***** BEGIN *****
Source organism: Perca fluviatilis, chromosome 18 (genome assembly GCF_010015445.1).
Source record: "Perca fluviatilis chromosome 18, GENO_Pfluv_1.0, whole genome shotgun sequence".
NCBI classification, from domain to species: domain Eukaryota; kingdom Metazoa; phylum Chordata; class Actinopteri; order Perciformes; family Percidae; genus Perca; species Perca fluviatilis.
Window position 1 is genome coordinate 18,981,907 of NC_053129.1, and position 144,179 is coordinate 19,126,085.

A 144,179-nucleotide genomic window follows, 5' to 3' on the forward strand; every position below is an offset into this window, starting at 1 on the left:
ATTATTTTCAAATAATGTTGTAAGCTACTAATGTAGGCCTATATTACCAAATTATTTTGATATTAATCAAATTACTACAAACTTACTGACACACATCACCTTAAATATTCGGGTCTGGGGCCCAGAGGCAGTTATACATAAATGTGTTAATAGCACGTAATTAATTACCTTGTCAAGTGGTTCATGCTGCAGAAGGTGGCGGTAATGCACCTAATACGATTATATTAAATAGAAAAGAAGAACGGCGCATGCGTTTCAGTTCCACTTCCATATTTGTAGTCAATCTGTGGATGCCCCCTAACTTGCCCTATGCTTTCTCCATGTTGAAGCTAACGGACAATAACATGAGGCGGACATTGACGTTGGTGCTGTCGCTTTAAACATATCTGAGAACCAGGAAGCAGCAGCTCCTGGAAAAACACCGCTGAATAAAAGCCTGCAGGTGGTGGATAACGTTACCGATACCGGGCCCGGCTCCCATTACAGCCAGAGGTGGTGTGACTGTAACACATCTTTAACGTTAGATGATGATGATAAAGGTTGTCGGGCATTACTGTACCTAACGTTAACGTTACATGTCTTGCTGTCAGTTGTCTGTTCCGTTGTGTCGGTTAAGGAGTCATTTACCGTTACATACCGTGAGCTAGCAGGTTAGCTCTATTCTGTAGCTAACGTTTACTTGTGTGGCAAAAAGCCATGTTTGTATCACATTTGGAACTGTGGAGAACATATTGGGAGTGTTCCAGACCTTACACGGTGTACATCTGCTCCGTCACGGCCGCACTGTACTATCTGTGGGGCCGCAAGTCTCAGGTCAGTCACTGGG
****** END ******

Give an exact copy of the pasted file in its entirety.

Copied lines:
Source organism: Perca fluviatilis, chromosome 18 (genome assembly GCF_010015445.1).
Source record: "Perca fluviatilis chromosome 18, GENO_Pfluv_1.0, whole genome shotgun sequence".
NCBI classification, from domain to species: domain Eukaryota; kingdom Metazoa; phylum Chordata; class Actinopteri; order Perciformes; family Percidae; genus Perca; species Perca fluviatilis.
Window position 1 is genome coordinate 18,981,907 of NC_053129.1, and position 144,179 is coordinate 19,126,085.

A 144,179-nucleotide genomic window follows, 5' to 3' on the forward strand; every position below is an offset into this window, starting at 1 on the left:
ATTATTTTCAAATAATGTTGTAAGCTACTAATGTAGGCCTATATTACCAAATTATTTTGATATTAATCAAATTACTACAAACTTACTGACACACATCACCTTAAATATTCGGGTCTGGGGCCCAGAGGCAGTTATACATAAATGTGTTAATAGCACGTAATTAATTACCTTGTCAAGTGGTTCATGCTGCAGAAGGTGGCGGTAATGCACCTAATACGATTATATTAAATAGAAAAGAAGAACGGCGCATGCGTTTCAGTTCCACTTCCATATTTGTAGTCAATCTGTGGATGCCCCCTAACTTGCCCTATGCTTTCTCCATGTTGAAGCTAACGGACAATAACATGAGGCGGACATTGACGTTGGTGCTGTCGCTTTAAACATATCTGAGAACCAGGAAGCAGCAGCTCCTGGAAAAACACCGCTGAATAAAAGCCTGCAGGTGGTGGATAACGTTACCGATACCGGGCCCGGCTCCCATTACAGCCAGAGGTGGTGTGACTGTAACACATCTTTAACGTTAGATGATGATGATAAAGGTTGTCGGGCATTACTGTACCTAACGTTAACGTTACATGTCTTGCTGTCAGTTGTCTGTTCCGTTGTGTCGGTTAAGGAGTCATTTACCGTTACATACCGTGAGCTAGCAGGTTAGCTCTATTCTGTAGCTAACGTTTACTTGTGTGGCAAAAAGCCATGTTTGTATCACATTTGGAACTGTGGAGAACATATTGGGAGTGTTCCAGACCTTACACGGTGTACATCTGCTCCGTCACGGCCGCACTGTACTATCTGTGGGGCCGCAAGTCTCAGGTCAGTCACTGGG